In the U.S. Criminal Justice System, is rehabilitative justice (yes) morally preferable to retributive justice (no)?

Asked by: bsh1
  • I am Pro-Rehabilitation.

    Although Retribution indeed has it's place, after all, one of the main goals of prison is to punish those who broke the law, I believe rehabilitation is better. Rehabilitation recognizes that the criminals can be changed, and deserve a second chance. Rehabilitation can also work when used correctly. An example of this is the Criminon international rehabilitation program, which managed to rehabilitate numerous criminals successfully.

  • Rehabilitation is Best

    Rehabilitation typically allows offenders to rejoin society as productive members of society. Retribution merely forces them to languish and atrophy in prison for the duration of their sentence. Surely, this is both a waste of resources and a tragic loss of an opportunity. Why not help them turn themselves around, instead of doing nothing and letting them out of jail just as embittered and likely to recidivate as they were before? And, if they are rehabilitated, hasn't society recouped on its investment of rehabilitation? I think so.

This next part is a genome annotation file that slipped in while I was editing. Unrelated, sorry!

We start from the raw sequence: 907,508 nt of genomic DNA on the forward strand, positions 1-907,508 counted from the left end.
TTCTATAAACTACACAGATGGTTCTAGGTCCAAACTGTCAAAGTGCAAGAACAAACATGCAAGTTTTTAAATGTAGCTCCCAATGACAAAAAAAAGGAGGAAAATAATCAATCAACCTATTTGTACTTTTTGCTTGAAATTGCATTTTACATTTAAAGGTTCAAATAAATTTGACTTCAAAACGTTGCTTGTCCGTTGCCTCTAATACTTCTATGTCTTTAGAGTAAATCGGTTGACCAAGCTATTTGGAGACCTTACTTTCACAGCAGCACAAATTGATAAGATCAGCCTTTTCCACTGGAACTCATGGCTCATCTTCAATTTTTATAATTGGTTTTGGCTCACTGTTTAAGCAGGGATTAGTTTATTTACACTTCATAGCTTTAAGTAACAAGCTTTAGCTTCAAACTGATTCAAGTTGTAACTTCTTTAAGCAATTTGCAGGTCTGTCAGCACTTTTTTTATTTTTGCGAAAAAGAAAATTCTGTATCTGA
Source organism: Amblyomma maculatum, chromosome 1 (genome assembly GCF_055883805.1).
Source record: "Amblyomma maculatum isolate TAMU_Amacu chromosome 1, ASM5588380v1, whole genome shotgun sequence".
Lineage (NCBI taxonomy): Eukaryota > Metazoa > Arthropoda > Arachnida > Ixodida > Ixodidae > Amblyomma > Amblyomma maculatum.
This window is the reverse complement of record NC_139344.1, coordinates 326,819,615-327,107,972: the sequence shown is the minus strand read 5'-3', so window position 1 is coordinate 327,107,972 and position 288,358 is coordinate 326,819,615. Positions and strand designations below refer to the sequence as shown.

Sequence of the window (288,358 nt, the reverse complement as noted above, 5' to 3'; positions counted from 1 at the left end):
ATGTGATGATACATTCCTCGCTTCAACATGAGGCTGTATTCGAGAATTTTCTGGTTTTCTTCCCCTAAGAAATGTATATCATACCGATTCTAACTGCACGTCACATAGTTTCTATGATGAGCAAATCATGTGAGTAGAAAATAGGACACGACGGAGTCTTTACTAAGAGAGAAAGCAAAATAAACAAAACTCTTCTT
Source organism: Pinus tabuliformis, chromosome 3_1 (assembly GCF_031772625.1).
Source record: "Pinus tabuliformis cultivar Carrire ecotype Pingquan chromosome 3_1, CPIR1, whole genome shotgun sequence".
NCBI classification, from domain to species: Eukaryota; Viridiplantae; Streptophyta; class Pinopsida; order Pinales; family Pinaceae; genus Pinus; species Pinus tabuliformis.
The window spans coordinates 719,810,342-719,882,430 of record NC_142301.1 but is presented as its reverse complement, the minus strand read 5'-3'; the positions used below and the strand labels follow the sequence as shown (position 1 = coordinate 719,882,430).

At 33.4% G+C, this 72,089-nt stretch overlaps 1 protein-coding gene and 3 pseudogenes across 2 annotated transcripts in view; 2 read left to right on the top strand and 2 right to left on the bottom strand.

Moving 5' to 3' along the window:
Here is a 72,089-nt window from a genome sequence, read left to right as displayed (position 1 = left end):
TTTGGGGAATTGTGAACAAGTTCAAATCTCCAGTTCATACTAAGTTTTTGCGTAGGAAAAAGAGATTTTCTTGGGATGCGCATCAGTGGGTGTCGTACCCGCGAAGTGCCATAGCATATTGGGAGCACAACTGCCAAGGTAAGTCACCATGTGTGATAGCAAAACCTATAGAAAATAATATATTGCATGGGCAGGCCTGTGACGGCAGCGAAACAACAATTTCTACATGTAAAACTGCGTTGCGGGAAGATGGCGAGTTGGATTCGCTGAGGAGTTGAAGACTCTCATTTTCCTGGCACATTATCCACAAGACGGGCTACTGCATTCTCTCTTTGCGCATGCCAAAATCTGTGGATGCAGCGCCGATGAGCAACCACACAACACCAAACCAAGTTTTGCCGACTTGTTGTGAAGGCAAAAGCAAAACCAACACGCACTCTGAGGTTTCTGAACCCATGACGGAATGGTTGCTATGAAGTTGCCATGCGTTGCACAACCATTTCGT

Posted by: bsh1
  • No, rehabilitation isn't cost effective.

    In the U.S. Criminal Justice System, rehabilitative justice is a nice idea, but it is expensive, and it seldom works. The studies show that rehabilitation efforts have little impact on the numbers that actually recover and change. It is not society's job to change people. It is only their job to hold people accountable.

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